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home : birding w/don reimer : birding w/don reimer
January 29, 2020


12/24/2014 10:27:00 AM
Christmas Bird Count - Results from Thomaston-Rockland count
Clockwise from top left: Ring-Necked Duck, Common Redpoll, Ruddys and Gray Catbird (Photos by Don Reimer)
Clockwise from top left: Ring-Necked Duck, Common Redpoll, Ruddys and Gray Catbird (Photos by Don Reimer)
Clockwise from top left: male Hooded Merganser, American Coots, Barred Owl and Eastern Bluebird
Clockwise from top left: male Hooded Merganser, American Coots, Barred Owl and Eastern Bluebird
by Don Reimer


As part of National Audubon Society's 115th Christmas Bird Count, the annual Thomaston-Rockland Bird Count was conducted this past Saturday, on December 20. Currently there are 32 Christmas Bird Counts held across the state. The count period extends from December 14 through January 5 and is intended to provide a winter snapshot of bird populations and distribution across the western hemisphere.

Two dozen hardy volunteers tallied 78 species and 6,311 individual birds within the 15-mile count circle that is geographically centered at the Knox Mansion in Thomaston. Bare ground conditions made for easy travel conditions this time around, and some of the larger water bodies remained open. Chickawaukie Lake, in particular, offered up a nice variety of waterfowl, including Scaup ducks, Ring-Necked and several other species of divers. A flock of 148 American Coots near the Route 17 lake margin was certainly a highlight there.

Due to poor cone crops across our region this year, we had not anticipated groups of winter finches, and, clearly, this prediction came true on Saturday. With the exception of a few Common Redpolls, 10 Bohemian Waxwings and three colorful Evening Grosbeaks, the northern finch contingent was virtually absent. Not a single Cedar Waxwing was recorded on any of the three local bird counts this year.

Each count presents some surprises: A Clay-Colored Sparrow found at the Samoset Resort is a new species for this count and is an exceptional find at this season of the year. A Black-Legged Kittiwake, spotted by a Vinalhaven Ferry birder near Owls Head, was another notable find. A lingering Gray Catbird, two Red-Winged Blackbirds and a Double-Crested Cormorant loafing in a quarry added a hint of summer past to the results.

We note a continent-wide march of northern range expansions for dozens of species. Here in Maine, numbers of Cardinals, Mourning Doves, Carolina Wrens and Red-Bellied Woodpeckers continue to build as these former southern species now overwinter in Maine. The gradual recovery of Eastern Bluebirds is very encouraging (over 300 bluebirds were recorded across Maine on last year's counts).


Thomaston/Rockland CBC Results December 20, 2014
Red-throated Loon9Downy Woodpecker26
Common Loon79Northern Flicker2
Red-necked Grebe9Pileated Woodpecker5
Horned Grebe32Northern Shrike1
D-crested Cormorant1Blue Jay157
Canada Goose682American Crow351
Black Duck64Common Raven28
Mallard732Bl-capped Chickadee425
Ring-necked Duck2Tufted Titmouse23
Greater Scaup10R-breasted Nuthatch20
Ruddy Duck1W-breasted Nuthatch39
Common Eider196Brown Creeper9
Long-tailed Duck88G-crowned Kinglet3
Black Scoter1American Robin34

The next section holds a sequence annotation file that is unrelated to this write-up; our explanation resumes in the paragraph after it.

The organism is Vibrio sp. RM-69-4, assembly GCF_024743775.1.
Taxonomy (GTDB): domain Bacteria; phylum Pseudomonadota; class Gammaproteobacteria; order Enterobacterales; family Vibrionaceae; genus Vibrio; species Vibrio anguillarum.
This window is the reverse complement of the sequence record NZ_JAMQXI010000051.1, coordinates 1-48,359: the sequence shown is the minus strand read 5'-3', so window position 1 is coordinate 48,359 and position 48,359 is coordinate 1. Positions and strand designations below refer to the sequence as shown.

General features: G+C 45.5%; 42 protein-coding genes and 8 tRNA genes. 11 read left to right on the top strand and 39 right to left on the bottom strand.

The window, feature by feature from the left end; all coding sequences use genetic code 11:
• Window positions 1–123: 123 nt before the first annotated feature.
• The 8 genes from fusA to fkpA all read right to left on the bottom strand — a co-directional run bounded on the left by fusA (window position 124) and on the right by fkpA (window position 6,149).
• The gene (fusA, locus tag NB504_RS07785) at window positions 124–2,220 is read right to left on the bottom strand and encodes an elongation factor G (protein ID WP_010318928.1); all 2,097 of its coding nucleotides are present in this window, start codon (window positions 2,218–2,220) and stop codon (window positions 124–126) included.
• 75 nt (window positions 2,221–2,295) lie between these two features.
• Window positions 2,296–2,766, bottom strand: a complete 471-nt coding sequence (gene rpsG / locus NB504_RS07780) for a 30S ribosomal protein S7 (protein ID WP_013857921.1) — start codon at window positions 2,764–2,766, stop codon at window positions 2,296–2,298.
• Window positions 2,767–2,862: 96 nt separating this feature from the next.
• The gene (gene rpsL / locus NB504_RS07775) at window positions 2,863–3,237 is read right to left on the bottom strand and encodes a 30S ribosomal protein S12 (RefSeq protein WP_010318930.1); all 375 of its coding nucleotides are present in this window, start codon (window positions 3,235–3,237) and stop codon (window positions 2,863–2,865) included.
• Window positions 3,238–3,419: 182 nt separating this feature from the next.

Surf Scoter59Eastern Bluebird9
Common Goldeneye37No. Mockingbird2
Bufflehead169Gray Catbird1
Hooded Merganser11Bohemian Waxwing10
Common Merganser39European Starling551
R-breasted Merganser101No. Cardinal54
Bald Eagle:12 adultsAm. Tree Sparrow53
6 immaturesSong Sparrow17
Northern Harrier2Clay-colored Sparrow1
Sharp-shinned Hawk2Wh-throated Sparrow31
Cooper's Hawk1Dark-eyed Junco40
Red-tailed Hawk14Red-wing Blackbird2
Rough-legged Hawk1House Finch56
Merlin1Common Redpoll10
Wild Turkey93Pine Siskin17
Ruffed Grouse4American Goldfinch166
American Coot148Evening Grosbeak3
Purple Sandpiper8House Sparrow61
Bonaparte's Gull21
Kittiwake1Total:78 species
Ring-billed Gull25and 6,311
Herring Gull728individual birds
Glaucous Gull2
Gr. Black-back Gull19
Razorbill1
Thick-billed Murre1
Belted Kingfisher1
Black Guillemot22
Rock Pigeon402
Mourning Dove273
Barred Owl2
Red-bellied W-pecker2
Hairy Woodpecker21


Note: "Count Week" birds (birds that are not found on the official count date, but are seen within a 3-day period prior to the count date and 3 days after the count date) so far include Iceland Gull, Great Blue Heron, Snow Bunting, Pintail



Reader Comments

Posted: Thursday, January 1, 2015
Article comment by: John Fitzgerald

Don - I live in Camden - just outside of town toward the Snow Bowl - and I'm a backyard birder. I read this year's bird-count results and noted that there were no Cedar Waxwings sighted. Early morning on Dec 31 I observed a small flock of about 8-10 in a fruit tree we have and they were back today, Jan 1. They did not look as colorful as they are when I've seen them in the spring but they were definitely Cedar Waxwings. We have all of the regular birds you would expect, including a family of cardinals for the past several years. Most summers we have nesting bluebirds in boxes we have on the property.

My mother was a great backyard birder and it was she who really sparked my interest. She lived in a small town outside of NYC and on one visit with her, we were having breakfast and I was telling her about my first sighting up here of a large flock of Cedar Waxwings in the berry trees we have on our property - they are such a beautiful bird. Her breakfast nook looked out over a berry tree and about 5 min after I told her that story, a large flock of them alighted in the tree and began to feed. It was an amazing coincidence.




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